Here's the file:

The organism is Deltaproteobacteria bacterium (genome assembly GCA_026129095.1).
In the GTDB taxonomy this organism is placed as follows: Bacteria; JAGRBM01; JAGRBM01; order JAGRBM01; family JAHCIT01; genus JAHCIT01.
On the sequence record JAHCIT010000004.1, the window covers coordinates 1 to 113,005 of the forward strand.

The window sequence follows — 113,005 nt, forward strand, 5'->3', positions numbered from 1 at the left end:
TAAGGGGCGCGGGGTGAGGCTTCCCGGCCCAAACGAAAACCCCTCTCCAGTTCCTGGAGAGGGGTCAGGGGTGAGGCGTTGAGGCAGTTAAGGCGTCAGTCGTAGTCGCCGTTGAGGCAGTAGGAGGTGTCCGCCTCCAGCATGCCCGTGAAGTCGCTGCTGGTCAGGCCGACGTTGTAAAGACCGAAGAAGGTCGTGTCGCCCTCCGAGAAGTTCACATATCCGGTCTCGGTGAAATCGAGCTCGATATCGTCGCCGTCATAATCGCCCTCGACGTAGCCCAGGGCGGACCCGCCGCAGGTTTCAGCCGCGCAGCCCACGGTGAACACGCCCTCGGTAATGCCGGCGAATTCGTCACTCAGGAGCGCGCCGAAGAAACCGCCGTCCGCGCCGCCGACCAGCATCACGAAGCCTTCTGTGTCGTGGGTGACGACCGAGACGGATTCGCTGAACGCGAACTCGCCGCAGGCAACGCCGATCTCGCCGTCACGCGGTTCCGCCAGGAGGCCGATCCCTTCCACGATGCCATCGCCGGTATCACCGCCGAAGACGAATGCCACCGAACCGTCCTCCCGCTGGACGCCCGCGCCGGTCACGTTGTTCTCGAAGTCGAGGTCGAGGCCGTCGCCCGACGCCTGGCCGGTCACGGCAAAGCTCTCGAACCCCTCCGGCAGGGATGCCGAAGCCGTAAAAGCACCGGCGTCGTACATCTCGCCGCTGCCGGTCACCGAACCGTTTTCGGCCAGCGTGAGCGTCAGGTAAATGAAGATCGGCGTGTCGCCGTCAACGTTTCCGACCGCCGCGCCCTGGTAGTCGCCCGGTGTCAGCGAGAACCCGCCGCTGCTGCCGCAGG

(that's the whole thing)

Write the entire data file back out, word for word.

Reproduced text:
The organism is Deltaproteobacteria bacterium (genome assembly GCA_026129095.1).
In the GTDB taxonomy this organism is placed as follows: Bacteria; JAGRBM01; JAGRBM01; order JAGRBM01; family JAHCIT01; genus JAHCIT01.
On the sequence record JAHCIT010000004.1, the window covers coordinates 1 to 113,005 of the forward strand.

The window sequence follows — 113,005 nt, forward strand, 5'->3', positions numbered from 1 at the left end:
TAAGGGGCGCGGGGTGAGGCTTCCCGGCCCAAACGAAAACCCCTCTCCAGTTCCTGGAGAGGGGTCAGGGGTGAGGCGTTGAGGCAGTTAAGGCGTCAGTCGTAGTCGCCGTTGAGGCAGTAGGAGGTGTCCGCCTCCAGCATGCCCGTGAAGTCGCTGCTGGTCAGGCCGACGTTGTAAAGACCGAAGAAGGTCGTGTCGCCCTCCGAGAAGTTCACATATCCGGTCTCGGTGAAATCGAGCTCGATATCGTCGCCGTCATAATCGCCCTCGACGTAGCCCAGGGCGGACCCGCCGCAGGTTTCAGCCGCGCAGCCCACGGTGAACACGCCCTCGGTAATGCCGGCGAATTCGTCACTCAGGAGCGCGCCGAAGAAACCGCCGTCCGCGCCGCCGACCAGCATCACGAAGCCTTCTGTGTCGTGGGTGACGACCGAGACGGATTCGCTGAACGCGAACTCGCCGCAGGCAACGCCGATCTCGCCGTCACGCGGTTCCGCCAGGAGGCCGATCCCTTCCACGATGCCATCGCCGGTATCACCGCCGAAGACGAATGCCACCGAACCGTCCTCCCGCTGGACGCCCGCGCCGGTCACGTTGTTCTCGAAGTCGAGGTCGAGGCCGTCGCCCGACGCCTGGCCGGTCACGGCAAAGCTCTCGAACCCCTCCGGCAGGGATGCCGAAGCCGTAAAAGCACCGGCGTCGTACATCTCGCCGCTGCCGGTCACCGAACCGTTTTCGGCCAGCGTGAGCGTCAGGTAAATGAAGATCGGCGTGTCGCCGTCAACGTTTCCGACCGCCGCGCCCTGGTAGTCGCCCGGTGTCAGCGAGAACCCGCCGCTGCTGCCGCAGG